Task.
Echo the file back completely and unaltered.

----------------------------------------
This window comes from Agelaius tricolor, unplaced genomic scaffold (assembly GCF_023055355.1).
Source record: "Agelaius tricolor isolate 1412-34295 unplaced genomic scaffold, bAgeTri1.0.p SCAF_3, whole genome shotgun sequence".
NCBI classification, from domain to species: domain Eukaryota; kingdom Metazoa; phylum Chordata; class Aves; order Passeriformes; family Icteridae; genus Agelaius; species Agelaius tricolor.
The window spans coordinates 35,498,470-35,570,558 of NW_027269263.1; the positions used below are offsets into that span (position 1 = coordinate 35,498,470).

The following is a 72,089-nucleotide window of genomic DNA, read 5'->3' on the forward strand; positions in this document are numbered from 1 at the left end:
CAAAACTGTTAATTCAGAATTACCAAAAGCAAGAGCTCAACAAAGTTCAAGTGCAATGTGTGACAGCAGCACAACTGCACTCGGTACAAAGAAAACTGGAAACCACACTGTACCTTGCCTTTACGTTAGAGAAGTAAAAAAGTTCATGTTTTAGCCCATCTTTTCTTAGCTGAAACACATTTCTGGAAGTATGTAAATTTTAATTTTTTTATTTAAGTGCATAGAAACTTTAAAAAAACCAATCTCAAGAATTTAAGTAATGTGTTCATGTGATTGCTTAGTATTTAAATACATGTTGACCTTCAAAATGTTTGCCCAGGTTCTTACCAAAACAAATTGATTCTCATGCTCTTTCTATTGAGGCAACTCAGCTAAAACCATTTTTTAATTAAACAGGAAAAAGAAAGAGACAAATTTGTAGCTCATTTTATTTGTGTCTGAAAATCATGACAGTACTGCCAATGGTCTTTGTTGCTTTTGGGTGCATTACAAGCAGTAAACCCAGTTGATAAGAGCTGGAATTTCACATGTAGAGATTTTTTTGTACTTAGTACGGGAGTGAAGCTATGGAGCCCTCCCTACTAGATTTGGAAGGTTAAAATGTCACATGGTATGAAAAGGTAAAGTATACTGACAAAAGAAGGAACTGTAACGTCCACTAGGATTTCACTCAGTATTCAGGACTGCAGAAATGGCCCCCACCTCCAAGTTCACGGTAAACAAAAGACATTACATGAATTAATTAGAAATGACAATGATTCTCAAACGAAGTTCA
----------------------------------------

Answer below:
This window comes from Agelaius tricolor, unplaced genomic scaffold (assembly GCF_023055355.1).
Source record: "Agelaius tricolor isolate 1412-34295 unplaced genomic scaffold, bAgeTri1.0.p SCAF_3, whole genome shotgun sequence".
NCBI classification, from domain to species: domain Eukaryota; kingdom Metazoa; phylum Chordata; class Aves; order Passeriformes; family Icteridae; genus Agelaius; species Agelaius tricolor.
The window spans coordinates 35,498,470-35,570,558 of NW_027269263.1; the positions used below are offsets into that span (position 1 = coordinate 35,498,470).

The following is a 72,089-nucleotide window of genomic DNA, read 5'->3' on the forward strand; positions in this document are numbered from 1 at the left end:
CAAAACTGTTAATTCAGAATTACCAAAAGCAAGAGCTCAACAAAGTTCAAGTGCAATGTGTGACAGCAGCACAACTGCACTCGGTACAAAGAAAACTGGAAACCACACTGTACCTTGCCTTTACGTTAGAGAAGTAAAAAAGTTCATGTTTTAGCCCATCTTTTCTTAGCTGAAACACATTTCTGGAAGTATGTAAATTTTAATTTTTTTATTTAAGTGCATAGAAACTTTAAAAAAACCAATCTCAAGAATTTAAGTAATGTGTTCATGTGATTGCTTAGTATTTAAATACATGTTGACCTTCAAAATGTTTGCCCAGGTTCTTACCAAAACAAATTGATTCTCATGCTCTTTCTATTGAGGCAACTCAGCTAAAACCATTTTTTAATTAAACAGGAAAAAGAAAGAGACAAATTTGTAGCTCATTTTATTTGTGTCTGAAAATCATGACAGTACTGCCAATGGTCTTTGTTGCTTTTGGGTGCATTACAAGCAGTAAACCCAGTTGATAAGAGCTGGAATTTCACATGTAGAGATTTTTTTGTACTTAGTACGGGAGTGAAGCTATGGAGCCCTCCCTACTAGATTTGGAAGGTTAAAATGTCACATGGTATGAAAAGGTAAAGTATACTGACAAAAGAAGGAACTGTAACGTCCACTAGGATTTCACTCAGTATTCAGGACTGCAGAAATGGCCCCCACCTCCAAGTTCACGGTAAACAAAAGACATTACATGAATTAATTAGAAATGACAATGATTCTCAAACGAAGTTCA